New York fireman forced to resign for questioning 9/11 official story
*** A fireman in New York has been forced to resign because he dared to question the official story about 9/11. America is constantly portrayed as a shining example of freedom and democracy, but the illusion only works as long as the majority of people do not think or see beyond the reality defined by politicians and the mass media. Americans have the right to "freedom of speech", but only as long as they do not express doubts about official state doctrine. The moment anybody questions the conditioned belief system, they become unacceptable -- especially if they do so in a way that exposes other people to an alternative way of thinking. The mass media are quick to report that the fireman in question is a "Muslim", as though this somehow helps to explain what happened. But are his religious beliefs really relevant? Would he have been treated differently in this society of "equal rights" on the basis of his religious beliefs? The "war on terror" is creating an environment in which Muslims often feel less able than anybody else to question the politicians, and when any group of people is afraid to speak their minds, the "war" for freedom and democracy has already been lost. ***
The New York Fire Department has begun a hunt for another Muslim chaplain after its new imam had to resign over his views on the 11 September attacks.
Imam Intikab Habib, 30, told a New York newspaper he doubted al-Qaeda hijackers alone caused the Twin Towers' collapse, and suggested there was a conspiracy.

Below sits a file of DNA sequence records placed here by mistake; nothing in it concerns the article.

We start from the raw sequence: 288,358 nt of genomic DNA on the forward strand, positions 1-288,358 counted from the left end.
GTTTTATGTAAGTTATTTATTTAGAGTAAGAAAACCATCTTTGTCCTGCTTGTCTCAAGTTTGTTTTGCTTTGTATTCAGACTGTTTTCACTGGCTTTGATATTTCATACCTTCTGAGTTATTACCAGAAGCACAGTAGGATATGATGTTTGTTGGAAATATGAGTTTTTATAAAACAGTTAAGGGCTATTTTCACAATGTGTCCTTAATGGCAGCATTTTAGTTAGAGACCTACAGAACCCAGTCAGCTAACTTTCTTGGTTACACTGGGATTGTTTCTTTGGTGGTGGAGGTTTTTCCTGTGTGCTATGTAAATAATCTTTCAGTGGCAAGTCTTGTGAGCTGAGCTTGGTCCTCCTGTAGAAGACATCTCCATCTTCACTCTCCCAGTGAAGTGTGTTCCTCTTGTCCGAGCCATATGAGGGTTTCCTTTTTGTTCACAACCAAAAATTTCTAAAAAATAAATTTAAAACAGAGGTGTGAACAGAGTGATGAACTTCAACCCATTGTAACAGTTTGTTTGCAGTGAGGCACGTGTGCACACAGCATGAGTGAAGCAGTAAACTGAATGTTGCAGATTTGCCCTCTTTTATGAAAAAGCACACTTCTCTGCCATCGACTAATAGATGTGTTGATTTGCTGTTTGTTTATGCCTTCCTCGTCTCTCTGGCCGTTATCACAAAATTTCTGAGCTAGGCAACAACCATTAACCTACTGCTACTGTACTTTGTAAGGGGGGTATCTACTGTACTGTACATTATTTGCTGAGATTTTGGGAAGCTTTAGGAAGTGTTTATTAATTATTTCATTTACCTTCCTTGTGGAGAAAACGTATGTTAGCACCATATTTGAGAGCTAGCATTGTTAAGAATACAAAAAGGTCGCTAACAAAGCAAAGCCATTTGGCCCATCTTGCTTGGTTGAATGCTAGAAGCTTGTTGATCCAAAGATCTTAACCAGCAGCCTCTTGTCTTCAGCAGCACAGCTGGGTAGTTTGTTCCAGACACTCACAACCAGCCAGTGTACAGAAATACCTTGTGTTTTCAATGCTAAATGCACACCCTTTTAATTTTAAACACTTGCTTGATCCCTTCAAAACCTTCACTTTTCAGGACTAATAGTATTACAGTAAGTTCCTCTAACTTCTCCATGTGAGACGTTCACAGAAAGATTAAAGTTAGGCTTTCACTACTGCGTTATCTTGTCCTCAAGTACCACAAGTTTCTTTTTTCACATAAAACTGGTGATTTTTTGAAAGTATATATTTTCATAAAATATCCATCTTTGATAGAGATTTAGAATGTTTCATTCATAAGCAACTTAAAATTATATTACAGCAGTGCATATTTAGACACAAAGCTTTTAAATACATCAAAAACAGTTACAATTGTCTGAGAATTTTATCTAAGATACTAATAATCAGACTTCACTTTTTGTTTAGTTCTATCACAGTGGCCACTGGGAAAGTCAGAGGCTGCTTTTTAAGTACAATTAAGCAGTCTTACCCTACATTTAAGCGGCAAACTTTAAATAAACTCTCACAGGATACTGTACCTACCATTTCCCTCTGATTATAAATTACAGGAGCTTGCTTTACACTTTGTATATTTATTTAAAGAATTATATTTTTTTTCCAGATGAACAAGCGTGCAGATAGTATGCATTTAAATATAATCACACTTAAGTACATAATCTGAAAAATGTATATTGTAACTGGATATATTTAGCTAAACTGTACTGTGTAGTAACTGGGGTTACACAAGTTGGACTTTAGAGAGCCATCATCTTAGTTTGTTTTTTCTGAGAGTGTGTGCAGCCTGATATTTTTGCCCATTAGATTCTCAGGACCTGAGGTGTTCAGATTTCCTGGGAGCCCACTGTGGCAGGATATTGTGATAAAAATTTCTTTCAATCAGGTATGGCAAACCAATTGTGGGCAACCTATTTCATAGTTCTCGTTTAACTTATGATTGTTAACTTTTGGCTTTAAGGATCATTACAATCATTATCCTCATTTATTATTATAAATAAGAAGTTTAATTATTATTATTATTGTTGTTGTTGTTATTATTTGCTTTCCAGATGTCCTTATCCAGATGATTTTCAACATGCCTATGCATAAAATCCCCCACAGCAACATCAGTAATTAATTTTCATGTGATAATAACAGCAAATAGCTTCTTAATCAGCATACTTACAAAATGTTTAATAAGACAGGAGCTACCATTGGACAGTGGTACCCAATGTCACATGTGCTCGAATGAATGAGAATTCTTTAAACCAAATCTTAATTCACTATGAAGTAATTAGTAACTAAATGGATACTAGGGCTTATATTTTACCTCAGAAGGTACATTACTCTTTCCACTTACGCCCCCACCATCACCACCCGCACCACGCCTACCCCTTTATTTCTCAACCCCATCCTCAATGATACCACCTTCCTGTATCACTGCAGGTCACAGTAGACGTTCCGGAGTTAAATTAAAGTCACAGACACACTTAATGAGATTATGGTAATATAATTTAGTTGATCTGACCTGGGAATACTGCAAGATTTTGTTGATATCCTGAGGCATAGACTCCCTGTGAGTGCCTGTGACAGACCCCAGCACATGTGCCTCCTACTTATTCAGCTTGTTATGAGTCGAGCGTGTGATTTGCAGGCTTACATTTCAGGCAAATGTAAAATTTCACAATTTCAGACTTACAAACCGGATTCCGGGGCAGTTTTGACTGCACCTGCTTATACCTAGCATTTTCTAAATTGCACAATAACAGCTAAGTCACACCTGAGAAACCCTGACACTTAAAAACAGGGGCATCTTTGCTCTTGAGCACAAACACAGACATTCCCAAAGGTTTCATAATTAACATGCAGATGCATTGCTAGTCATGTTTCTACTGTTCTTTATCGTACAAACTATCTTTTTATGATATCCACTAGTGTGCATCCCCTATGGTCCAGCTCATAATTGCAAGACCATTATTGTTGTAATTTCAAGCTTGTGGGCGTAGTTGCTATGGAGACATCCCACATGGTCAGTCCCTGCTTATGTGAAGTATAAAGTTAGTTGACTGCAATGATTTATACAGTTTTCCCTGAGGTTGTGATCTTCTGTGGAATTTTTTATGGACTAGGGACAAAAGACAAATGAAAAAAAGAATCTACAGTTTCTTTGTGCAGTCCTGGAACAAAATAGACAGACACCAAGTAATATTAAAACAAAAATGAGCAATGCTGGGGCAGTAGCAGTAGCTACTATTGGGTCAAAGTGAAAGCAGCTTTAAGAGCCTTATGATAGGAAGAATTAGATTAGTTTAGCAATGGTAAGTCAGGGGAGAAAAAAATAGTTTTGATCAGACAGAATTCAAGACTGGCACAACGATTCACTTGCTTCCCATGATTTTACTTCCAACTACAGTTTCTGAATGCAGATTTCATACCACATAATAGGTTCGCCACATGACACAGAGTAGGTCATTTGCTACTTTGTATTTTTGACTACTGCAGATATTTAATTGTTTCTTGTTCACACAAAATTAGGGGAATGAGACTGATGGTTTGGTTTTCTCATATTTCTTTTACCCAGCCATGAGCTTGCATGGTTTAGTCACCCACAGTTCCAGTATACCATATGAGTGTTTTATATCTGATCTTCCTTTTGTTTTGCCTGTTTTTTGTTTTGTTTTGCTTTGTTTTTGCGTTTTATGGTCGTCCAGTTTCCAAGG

He stepped down hours before he was due to be officially sworn in on Friday.
The FDNY, which lost 343 firefighters in the 2001 attacks, said he would not have served effectively in the role.
Mr Habib told Newsday, in an interview published on Friday, that he was sceptical of the US government's version of events.
"I've heard professionals say that nowhere ever in history did a steel building come down with fire alone," he is quoted as saying.
"Was it 19 hijackers who pulled it down, or was it a conspiracy?"
Mr Habib, who trained in Islamic law in Saudi Arabia, offered no theories on who else might have been involved and described the attacks as tragic.
He made his comments after Newsday asked whether he thought New York's firefighters would object to an imam with Saudi connections. Fifteen of the 19 hijackers were Saudi nationals.
Fire Department chief Nicholas Scoppetta told reporters Mr Habib, who preaches at a New York mosque, had passed a background check.
But, he said: "It became clear to him he would have difficulty functioning as an FDNY chaplain.
"There has been no prior indication that he held those views."
Mr Habib, originally from Guyana, told a local TV station that he had not wanted to step aside but it was "the right thing to do for the department".
New York Mayor Michael Bloomberg welcomed Mr Habib's resignation, his spokesman Ed Skyler said.
"The remarks were offensive and the mayor is satisfied that the chaplain has resigned," he said.
BBC News, "NY imam quits over 9/11 remarks", 3 October 2005.